Selective Laser Trabeculoplasty (SLT) and Glaucoma
Glaucoma is a progressive neuropathy that affects the optic nerve, Cranial Nerve II, the cable that connects the eyes to the brain. If left untreated or undiagnosed for a period of time, glaucoma can lead to blindness.
Reducing intraocular pressure (IOP) (the pressure of your eyeball, like the pressure of your tire) seems to be the only treatment proven to slow progression in glaucoma.1
There are many methods to reduce IOP: pharmaceutical treatment, laser treatment, and surgery.
Argon laser trabeculoplasty (ALT) was introduced about 35 years ago and involves the use of a blue/green argon laser (major wavelength peaks at 488 nm and 514 nm) to treat the outer part of the trabecular meshwork and thereby improve aqueous flow and thus reduce IOP.
Selective Laser Trabeculoplasty (SLT) uses a 532-nm frequency-doubled, Q-switched Nd:YAG laser that delivers a low-energy, large spot, very brief pulse to selectively target cells of the trabecular meshwork. This “milder” laser application is thought to stimulate the pigmented trabecular meshwork cells and thus facilitate improved aqueous outflow. The exact mechanism of action for reducing the IOP is not fully understood.
In the Glaucoma Laser Trial Follow-up Study, after 7 years of follow-up, patients who had undergone argon laser trabeculoplasty (ALT) had lower IOP than patients on pharmaceutical treatment.2,3
However, there has been no randomized trial comparing SLT to medical treatment. SLT appears to be less costly than current medical treatment.4 Daily drops cost patients millions of dollars every years. Many of these drops have significant systemic side effects that lead to lack of compliance (drops are not used or skipped), and thus poor eye pressure control.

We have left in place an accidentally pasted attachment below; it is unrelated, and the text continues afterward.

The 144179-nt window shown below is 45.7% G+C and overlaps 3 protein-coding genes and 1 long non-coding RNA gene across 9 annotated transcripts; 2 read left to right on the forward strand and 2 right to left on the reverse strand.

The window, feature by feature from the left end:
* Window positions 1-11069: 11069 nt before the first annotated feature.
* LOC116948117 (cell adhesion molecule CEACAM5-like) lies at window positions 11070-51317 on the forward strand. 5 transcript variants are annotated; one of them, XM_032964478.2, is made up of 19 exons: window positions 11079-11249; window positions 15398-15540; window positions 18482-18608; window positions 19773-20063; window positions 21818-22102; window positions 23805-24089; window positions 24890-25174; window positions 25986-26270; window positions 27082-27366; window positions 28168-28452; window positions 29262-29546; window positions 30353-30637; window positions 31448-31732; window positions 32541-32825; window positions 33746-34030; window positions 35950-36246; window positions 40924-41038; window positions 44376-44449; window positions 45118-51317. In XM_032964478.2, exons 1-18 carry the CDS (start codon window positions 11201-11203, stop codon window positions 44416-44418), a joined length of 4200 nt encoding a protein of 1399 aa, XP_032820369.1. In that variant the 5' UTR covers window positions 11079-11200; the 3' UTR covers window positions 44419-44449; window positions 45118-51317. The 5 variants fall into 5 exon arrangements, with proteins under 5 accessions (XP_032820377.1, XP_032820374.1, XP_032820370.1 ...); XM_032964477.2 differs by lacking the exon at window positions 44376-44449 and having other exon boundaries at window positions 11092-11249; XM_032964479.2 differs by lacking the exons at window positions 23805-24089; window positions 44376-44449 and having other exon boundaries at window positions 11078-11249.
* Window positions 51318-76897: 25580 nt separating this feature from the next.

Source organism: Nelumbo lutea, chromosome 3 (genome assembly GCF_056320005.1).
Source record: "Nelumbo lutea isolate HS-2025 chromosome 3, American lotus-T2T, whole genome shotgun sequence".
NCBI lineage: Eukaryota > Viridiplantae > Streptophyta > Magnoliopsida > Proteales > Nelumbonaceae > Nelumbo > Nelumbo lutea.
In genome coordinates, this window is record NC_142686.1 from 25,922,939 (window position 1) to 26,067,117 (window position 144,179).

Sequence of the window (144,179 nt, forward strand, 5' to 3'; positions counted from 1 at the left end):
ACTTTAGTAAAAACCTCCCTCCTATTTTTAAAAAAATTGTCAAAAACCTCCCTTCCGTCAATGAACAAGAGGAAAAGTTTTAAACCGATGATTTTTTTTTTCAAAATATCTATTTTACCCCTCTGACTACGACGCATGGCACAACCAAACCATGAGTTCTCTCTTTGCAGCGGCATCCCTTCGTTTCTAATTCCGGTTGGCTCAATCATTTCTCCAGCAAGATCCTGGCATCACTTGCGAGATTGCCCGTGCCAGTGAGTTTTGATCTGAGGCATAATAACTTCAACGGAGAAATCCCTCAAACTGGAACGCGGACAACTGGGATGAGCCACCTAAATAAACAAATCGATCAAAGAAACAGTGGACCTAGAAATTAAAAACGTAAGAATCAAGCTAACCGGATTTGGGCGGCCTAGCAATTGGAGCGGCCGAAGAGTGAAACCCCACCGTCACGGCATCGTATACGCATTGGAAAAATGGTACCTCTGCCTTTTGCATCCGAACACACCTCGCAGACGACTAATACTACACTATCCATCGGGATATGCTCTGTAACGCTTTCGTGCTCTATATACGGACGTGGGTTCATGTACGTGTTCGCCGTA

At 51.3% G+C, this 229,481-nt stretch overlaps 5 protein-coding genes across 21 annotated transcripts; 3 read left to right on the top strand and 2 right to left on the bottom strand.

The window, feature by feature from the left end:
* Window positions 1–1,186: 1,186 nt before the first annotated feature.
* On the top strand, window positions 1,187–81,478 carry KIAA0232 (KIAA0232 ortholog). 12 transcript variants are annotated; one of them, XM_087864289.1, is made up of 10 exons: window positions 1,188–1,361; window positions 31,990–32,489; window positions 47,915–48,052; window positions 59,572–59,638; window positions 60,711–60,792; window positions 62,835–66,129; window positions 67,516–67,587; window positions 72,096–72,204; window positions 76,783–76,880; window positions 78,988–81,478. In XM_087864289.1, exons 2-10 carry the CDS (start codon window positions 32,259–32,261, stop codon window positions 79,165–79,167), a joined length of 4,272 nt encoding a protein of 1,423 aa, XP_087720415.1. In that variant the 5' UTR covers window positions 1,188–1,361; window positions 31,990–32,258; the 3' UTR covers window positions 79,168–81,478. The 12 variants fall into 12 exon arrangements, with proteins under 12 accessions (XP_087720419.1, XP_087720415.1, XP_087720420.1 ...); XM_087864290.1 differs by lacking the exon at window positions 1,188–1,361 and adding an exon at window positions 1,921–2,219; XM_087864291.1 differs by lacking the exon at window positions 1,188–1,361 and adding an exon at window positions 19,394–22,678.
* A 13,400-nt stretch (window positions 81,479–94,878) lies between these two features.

SLT is effective and can be repeated if needed. This allows patients to decrease the number of drops and the frequency of use.
References: above adapted from: Clin Ophthalmol. 2011; 5: 1469–1473. Comparison of selective laser trabeculoplasty (SLT) in primary open angle glaucoma and pseudoexfoliation glaucoma Marcelo Ayala and Enping Chen
1. Leske MC, Heijl A, Hussein M, Bengtsson B, Hyman L, Komaroff E. Early Manifest Glaucoma Trial Group. Factors for glaucoma progression and the effect of treatment: the early manifest glaucoma trial.Arch Ophthalmol. 2003;121(1):48–56. [PubMed]
2. The Glaucoma Laser Trial Research Group. The Glaucoma Laser Trial (GLT). Results of argon laser trabeculoplasty versus topical medicines. Ophthalmology. 1990;97(11):1403–1413. [PubMed]
3. The Glaucoma Laser Trial Research Group. The Glaucoma Laser Trial (GLT) and glaucoma laser trial follow-up study: 7. Results. Am J Ophthalmol. 1995;120(6):718–731. [PubMed]
4. Lee R, Hutnik CM. Projected cost comparison of selective laser trabeculoplasty versus glaucoma medication in the Ontario Health Insurance Plan. Can J Ophthalmol. 2006;41(4):449–456. [PubMed]